at Fort McHenry some sixty rebel medical officers, and at Fort Delaware and other military prisons probably many more. Can no steps be taken to stop the practice of treating surgeons as prisoners of war? The cartel some time ago was arranged on a more generous basis, and upon its provisions our surgeons at Chancellorsville, Fredericksburg, and elsewhere have voluntarily remained with their wounded. In the same spirit nearly all who were taken by us from the enemy at Gettysburg remained behind purposely and became voluntarily subject to restraint. Since then, more than four months ago, nearly all the rebel surgeons have remained in our hands as prisoners of war, while the rebels in retaliation have already captured and placed in confinement at Richmond and elsewhere a very large number of our medical officers. The effect of this cannot help but be detrimental to the service. The rebel surgeons state freely that they will not voluntarily again submit themselves to a long and tedious confinement, and I can add that the temper of our own surgeons is averse to a similar imprisonment in a filthy rebel prison. I must confess that in my own case, as things now stand, I should rather avoid than court captivity, whereas, to the contrary, if the terms of the cartel were adhered to, I would willingly submit to privations only temporary in character in order to minister to our wounded, and would, if on the field at any time, volunteer for the purpose.
I am, colonel, very respectfully, your obedient servant,
Surgeon, U. S. Volunteers, and Acting Medical Director.
MEDICAL DIRECTOR'S OFFICE,
Annapolis, Md., November 6, 1863.
Brigadier General W. A. HAMMOND,
Surgeon-General U. S. Army, Washington:
GENERAL: The steamer New York, upon the 29th ultimo, brought to this city a number of sick and wounded soldiers of the U. S. Army, whose pitiable condition is submitted to your consideration in the hope that something may be done by the Government to avert or mitigate similar suffering in others to arrive from Belle Island. So far as can be known from the press several thousand (10,000) Union prisoners are at Belle Island, or near Richmond, who can only be imperfectly subsisted. Bread and beef are so scarce that Southern papers discuss the probability of famine. Under these circumstances the urgency of the case may well engage the attention of our authorities, that supplies commensurate with their condition may be provided. It appears from examination of inclosed report of the medical officer of the day, general hospital at Annapolis, that 189 sick and wounded left City Point by steamer New York. Of these, died on passage before reaching Fortress Monroe, 4; died between Fortress Monroe and Annapolis, 4; and there have died since admission in hospital at Annapolis, 27. The causes of death, as reported in these last, were: chronic diarrhea, 13; debility, 6; erysipelas, 1; double pneumonia, 4; scorbutus, 1; wound and its effect, 1; typhoid fever, 1; total, 27.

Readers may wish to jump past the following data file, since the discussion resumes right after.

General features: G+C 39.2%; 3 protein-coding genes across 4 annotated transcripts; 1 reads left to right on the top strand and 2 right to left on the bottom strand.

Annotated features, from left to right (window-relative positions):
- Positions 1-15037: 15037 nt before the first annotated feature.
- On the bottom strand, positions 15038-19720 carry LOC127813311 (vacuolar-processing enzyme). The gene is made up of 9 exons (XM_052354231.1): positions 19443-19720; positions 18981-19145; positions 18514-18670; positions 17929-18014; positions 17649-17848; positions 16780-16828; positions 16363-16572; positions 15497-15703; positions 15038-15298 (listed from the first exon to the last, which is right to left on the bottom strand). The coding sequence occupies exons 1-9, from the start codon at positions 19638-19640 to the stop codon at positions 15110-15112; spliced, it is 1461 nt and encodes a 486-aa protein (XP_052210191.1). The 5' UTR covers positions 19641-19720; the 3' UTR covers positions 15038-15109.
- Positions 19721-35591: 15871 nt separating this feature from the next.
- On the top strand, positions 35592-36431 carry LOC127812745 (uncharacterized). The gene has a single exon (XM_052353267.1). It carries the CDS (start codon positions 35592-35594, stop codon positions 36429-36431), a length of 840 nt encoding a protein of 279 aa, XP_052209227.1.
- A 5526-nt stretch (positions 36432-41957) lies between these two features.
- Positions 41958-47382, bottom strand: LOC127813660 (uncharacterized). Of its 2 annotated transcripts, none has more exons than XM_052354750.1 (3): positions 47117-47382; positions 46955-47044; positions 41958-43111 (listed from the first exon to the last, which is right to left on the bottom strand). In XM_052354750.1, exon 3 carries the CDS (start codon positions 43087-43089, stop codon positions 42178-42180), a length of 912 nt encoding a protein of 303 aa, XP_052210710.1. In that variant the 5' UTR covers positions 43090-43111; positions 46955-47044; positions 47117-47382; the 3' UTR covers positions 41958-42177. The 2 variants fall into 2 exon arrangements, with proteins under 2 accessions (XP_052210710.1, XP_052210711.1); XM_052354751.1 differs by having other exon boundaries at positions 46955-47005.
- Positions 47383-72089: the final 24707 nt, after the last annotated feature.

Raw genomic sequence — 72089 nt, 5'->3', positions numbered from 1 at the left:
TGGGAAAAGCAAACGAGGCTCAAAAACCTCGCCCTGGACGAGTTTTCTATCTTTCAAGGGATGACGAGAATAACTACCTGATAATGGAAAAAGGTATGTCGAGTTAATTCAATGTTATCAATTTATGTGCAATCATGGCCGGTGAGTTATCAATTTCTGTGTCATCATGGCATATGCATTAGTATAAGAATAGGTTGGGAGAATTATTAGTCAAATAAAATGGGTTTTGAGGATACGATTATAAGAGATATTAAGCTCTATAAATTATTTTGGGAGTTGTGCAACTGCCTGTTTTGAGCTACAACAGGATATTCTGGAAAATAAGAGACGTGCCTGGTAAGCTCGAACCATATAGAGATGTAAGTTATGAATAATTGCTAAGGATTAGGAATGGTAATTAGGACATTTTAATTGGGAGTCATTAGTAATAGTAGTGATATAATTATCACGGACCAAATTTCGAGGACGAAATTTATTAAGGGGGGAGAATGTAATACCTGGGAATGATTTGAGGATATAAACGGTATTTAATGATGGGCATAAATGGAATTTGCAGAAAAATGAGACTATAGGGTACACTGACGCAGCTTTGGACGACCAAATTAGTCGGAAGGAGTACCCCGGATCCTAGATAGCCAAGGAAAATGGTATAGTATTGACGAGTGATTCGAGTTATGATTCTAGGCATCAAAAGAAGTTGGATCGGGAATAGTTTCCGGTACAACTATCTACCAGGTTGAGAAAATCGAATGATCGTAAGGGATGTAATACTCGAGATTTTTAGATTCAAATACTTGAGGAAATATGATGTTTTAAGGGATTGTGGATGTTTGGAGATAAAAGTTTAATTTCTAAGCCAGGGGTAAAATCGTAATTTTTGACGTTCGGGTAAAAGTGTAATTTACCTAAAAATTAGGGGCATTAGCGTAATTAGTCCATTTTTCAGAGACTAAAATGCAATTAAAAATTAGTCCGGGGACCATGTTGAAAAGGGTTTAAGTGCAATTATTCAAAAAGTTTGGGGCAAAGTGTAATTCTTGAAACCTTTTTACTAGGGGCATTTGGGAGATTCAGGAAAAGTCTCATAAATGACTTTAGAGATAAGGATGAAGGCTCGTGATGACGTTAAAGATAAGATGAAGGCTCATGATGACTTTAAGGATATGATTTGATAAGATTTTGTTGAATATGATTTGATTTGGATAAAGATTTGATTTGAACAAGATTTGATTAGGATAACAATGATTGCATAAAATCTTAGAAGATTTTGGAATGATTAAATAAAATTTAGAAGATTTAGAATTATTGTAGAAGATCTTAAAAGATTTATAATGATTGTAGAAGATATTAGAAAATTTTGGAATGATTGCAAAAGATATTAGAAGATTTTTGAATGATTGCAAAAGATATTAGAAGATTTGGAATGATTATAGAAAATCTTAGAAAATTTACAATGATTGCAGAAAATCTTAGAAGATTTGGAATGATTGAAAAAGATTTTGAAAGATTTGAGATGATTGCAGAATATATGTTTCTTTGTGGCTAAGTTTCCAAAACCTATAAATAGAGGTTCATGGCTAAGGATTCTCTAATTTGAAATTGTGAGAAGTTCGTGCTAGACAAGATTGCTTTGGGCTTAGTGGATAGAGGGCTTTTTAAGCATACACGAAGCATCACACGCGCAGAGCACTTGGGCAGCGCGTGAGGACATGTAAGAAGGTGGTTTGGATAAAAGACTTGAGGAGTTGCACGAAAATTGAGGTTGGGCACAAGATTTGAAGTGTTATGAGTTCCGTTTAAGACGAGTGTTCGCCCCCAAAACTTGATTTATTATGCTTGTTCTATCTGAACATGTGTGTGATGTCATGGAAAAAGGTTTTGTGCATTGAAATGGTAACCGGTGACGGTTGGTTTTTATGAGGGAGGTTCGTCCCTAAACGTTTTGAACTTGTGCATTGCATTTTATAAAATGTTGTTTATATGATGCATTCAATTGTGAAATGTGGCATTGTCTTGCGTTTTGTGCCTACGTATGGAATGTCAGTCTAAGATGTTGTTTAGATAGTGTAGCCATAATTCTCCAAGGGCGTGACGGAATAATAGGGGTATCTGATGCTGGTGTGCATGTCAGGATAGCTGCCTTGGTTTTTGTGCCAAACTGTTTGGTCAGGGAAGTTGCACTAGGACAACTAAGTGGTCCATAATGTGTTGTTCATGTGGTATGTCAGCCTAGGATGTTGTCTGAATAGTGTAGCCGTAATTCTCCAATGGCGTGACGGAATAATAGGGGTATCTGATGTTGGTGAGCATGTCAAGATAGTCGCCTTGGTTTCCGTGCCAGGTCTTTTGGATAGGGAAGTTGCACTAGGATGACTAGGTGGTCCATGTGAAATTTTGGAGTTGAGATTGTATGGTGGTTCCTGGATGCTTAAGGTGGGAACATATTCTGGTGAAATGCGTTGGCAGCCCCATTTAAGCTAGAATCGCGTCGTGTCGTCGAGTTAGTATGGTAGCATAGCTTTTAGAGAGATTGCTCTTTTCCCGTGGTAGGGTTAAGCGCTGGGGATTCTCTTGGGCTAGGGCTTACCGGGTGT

I have considered these facts of sufficient importance to present officially, and am, general, with much respect, your obedient servant,
THOMAS A. McPARLIN,
Surgeon, U. S. Army, &c.